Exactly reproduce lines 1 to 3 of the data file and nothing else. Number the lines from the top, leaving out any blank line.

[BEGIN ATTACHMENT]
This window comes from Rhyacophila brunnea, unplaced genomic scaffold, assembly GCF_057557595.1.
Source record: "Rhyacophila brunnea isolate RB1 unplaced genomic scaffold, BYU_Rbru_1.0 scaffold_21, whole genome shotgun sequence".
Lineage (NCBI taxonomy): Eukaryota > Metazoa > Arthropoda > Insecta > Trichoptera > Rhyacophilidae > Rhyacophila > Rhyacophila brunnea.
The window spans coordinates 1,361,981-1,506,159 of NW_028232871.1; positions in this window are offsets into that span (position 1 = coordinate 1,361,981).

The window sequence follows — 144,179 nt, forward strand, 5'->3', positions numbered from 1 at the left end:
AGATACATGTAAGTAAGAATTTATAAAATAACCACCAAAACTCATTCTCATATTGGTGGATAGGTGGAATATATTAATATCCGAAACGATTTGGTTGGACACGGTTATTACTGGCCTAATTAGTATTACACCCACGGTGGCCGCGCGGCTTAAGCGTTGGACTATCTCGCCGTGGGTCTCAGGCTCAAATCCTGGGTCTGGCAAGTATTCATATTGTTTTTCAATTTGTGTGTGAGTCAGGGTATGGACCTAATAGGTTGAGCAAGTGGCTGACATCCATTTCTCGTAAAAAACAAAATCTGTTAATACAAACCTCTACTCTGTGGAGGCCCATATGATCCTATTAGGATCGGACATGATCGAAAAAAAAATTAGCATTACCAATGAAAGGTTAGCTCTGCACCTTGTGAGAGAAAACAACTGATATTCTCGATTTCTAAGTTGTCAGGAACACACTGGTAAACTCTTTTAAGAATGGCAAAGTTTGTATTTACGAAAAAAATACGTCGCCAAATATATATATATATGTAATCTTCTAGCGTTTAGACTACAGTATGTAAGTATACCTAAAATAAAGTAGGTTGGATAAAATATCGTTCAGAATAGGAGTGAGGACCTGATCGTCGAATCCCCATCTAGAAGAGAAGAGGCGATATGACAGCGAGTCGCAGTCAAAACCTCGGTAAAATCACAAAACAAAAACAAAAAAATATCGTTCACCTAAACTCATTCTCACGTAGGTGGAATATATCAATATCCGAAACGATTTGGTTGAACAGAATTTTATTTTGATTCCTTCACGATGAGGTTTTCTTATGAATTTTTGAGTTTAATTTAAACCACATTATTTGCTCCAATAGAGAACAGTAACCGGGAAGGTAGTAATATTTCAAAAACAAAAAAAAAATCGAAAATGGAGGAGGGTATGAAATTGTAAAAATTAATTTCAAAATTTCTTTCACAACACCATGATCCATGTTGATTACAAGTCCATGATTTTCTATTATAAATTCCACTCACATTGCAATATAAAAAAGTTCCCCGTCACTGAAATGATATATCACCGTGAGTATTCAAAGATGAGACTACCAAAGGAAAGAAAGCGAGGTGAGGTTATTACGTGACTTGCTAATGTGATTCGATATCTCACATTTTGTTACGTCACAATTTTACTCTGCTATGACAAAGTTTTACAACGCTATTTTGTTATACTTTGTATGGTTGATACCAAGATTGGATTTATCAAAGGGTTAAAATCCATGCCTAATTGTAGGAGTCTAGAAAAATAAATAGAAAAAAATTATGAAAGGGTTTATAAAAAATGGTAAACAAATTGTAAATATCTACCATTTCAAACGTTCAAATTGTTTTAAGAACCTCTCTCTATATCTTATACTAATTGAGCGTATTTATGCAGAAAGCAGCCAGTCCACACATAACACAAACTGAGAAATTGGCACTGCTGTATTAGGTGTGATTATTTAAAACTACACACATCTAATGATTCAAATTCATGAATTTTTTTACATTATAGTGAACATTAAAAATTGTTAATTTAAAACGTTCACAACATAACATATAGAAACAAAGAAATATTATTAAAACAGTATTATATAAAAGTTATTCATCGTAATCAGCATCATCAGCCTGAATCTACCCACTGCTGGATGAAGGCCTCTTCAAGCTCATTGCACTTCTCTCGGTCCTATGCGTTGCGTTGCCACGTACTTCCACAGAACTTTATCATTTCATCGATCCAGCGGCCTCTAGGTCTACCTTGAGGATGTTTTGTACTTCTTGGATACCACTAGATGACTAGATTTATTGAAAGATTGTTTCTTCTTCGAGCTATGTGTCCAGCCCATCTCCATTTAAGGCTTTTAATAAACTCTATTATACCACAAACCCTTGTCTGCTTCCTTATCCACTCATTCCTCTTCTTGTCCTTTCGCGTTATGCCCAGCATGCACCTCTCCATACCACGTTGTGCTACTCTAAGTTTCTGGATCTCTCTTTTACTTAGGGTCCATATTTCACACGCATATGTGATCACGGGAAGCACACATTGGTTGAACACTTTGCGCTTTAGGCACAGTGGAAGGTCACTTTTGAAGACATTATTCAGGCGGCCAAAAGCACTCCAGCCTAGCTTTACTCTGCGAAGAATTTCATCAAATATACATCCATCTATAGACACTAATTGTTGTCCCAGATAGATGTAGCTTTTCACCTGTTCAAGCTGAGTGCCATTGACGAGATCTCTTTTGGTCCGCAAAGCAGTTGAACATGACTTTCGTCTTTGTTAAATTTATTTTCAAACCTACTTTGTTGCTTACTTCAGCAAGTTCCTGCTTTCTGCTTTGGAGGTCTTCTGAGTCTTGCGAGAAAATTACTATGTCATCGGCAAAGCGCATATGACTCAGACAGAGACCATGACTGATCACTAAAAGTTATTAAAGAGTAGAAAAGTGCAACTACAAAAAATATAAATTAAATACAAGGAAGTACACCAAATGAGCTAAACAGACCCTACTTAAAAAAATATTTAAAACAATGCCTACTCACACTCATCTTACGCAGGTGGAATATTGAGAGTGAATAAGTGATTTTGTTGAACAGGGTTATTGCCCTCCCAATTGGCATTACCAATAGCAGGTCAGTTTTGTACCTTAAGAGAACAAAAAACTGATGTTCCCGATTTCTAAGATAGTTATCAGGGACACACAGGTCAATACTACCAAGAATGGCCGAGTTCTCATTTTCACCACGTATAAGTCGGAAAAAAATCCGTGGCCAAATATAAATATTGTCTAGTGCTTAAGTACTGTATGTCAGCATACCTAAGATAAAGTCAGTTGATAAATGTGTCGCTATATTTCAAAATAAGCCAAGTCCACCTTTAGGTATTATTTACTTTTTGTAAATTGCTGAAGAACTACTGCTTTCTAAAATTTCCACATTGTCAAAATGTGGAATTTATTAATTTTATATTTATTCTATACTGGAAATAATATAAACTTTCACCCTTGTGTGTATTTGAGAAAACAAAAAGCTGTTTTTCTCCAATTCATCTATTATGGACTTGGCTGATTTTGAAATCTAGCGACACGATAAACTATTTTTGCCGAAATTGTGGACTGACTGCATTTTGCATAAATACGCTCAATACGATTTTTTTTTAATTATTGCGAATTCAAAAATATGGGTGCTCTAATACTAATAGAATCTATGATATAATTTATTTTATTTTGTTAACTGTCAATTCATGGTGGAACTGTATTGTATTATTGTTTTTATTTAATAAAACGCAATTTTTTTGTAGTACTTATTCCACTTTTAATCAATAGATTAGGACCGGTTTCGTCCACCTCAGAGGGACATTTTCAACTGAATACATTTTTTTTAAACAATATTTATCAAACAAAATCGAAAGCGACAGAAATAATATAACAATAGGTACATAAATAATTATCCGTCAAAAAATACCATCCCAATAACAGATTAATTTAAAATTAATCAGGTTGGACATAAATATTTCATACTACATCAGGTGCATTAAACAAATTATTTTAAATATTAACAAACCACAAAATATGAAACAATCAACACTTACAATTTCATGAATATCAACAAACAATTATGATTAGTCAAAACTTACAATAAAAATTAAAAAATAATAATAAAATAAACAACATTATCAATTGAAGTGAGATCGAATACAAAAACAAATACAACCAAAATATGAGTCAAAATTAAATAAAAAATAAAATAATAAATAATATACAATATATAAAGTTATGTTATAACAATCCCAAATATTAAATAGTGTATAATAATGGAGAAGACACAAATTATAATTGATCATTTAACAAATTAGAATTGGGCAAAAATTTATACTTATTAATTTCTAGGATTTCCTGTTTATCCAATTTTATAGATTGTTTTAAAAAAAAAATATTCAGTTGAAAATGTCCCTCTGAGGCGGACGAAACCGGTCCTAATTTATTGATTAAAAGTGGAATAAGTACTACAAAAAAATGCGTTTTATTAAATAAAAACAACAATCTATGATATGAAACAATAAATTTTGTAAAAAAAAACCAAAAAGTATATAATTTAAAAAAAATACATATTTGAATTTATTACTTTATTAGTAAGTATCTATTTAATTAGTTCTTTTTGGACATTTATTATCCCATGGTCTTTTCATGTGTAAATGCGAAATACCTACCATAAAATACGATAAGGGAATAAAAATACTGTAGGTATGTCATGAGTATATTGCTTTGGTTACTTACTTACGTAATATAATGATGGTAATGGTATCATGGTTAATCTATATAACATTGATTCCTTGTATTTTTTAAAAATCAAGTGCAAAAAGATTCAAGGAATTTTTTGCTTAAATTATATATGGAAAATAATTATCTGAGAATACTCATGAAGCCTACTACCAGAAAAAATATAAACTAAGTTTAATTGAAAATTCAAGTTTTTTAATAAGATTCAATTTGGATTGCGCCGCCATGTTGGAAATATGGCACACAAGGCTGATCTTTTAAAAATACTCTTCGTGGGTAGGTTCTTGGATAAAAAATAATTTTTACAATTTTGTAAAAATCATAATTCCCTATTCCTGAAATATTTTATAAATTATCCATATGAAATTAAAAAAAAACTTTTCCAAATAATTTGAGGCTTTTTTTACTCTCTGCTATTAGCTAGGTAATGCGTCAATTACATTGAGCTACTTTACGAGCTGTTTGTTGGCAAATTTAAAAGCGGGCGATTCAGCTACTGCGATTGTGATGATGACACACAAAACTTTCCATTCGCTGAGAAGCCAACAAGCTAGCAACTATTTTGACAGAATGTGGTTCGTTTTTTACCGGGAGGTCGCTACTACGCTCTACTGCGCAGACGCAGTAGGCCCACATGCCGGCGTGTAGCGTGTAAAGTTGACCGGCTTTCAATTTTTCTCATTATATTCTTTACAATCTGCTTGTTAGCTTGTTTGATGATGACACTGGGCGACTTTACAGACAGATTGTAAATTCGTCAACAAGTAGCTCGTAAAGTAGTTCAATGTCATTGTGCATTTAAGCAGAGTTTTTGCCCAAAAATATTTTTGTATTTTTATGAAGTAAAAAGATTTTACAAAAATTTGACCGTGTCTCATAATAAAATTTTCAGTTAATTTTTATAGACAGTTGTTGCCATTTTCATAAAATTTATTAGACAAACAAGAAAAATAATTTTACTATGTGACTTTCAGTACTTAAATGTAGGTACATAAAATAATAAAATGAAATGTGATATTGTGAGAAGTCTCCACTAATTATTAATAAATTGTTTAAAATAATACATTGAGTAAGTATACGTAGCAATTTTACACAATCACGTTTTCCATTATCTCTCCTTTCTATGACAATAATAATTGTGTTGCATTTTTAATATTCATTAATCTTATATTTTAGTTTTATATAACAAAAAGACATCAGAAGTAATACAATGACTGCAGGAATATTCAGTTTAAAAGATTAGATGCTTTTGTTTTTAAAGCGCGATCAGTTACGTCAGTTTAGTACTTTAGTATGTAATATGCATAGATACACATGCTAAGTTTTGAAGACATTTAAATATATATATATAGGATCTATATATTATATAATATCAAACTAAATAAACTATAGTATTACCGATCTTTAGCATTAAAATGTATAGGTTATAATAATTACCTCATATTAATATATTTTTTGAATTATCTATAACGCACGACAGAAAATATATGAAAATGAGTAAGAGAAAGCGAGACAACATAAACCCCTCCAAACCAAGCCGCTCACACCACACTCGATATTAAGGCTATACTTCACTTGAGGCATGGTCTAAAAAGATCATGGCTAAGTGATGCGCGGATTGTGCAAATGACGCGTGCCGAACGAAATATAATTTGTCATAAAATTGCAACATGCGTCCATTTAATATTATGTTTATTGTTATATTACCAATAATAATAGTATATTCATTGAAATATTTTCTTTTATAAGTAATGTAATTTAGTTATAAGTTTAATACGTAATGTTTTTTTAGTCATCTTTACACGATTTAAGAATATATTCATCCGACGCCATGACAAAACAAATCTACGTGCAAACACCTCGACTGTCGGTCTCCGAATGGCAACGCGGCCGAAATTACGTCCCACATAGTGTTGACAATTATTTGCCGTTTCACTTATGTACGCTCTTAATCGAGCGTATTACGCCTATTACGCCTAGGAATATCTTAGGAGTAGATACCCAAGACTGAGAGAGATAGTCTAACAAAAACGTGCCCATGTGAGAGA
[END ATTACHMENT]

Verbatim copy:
This window comes from Rhyacophila brunnea, unplaced genomic scaffold, assembly GCF_057557595.1.
Source record: "Rhyacophila brunnea isolate RB1 unplaced genomic scaffold, BYU_Rbru_1.0 scaffold_21, whole genome shotgun sequence".
Lineage (NCBI taxonomy): Eukaryota > Metazoa > Arthropoda > Insecta > Trichoptera > Rhyacophilidae > Rhyacophila > Rhyacophila brunnea.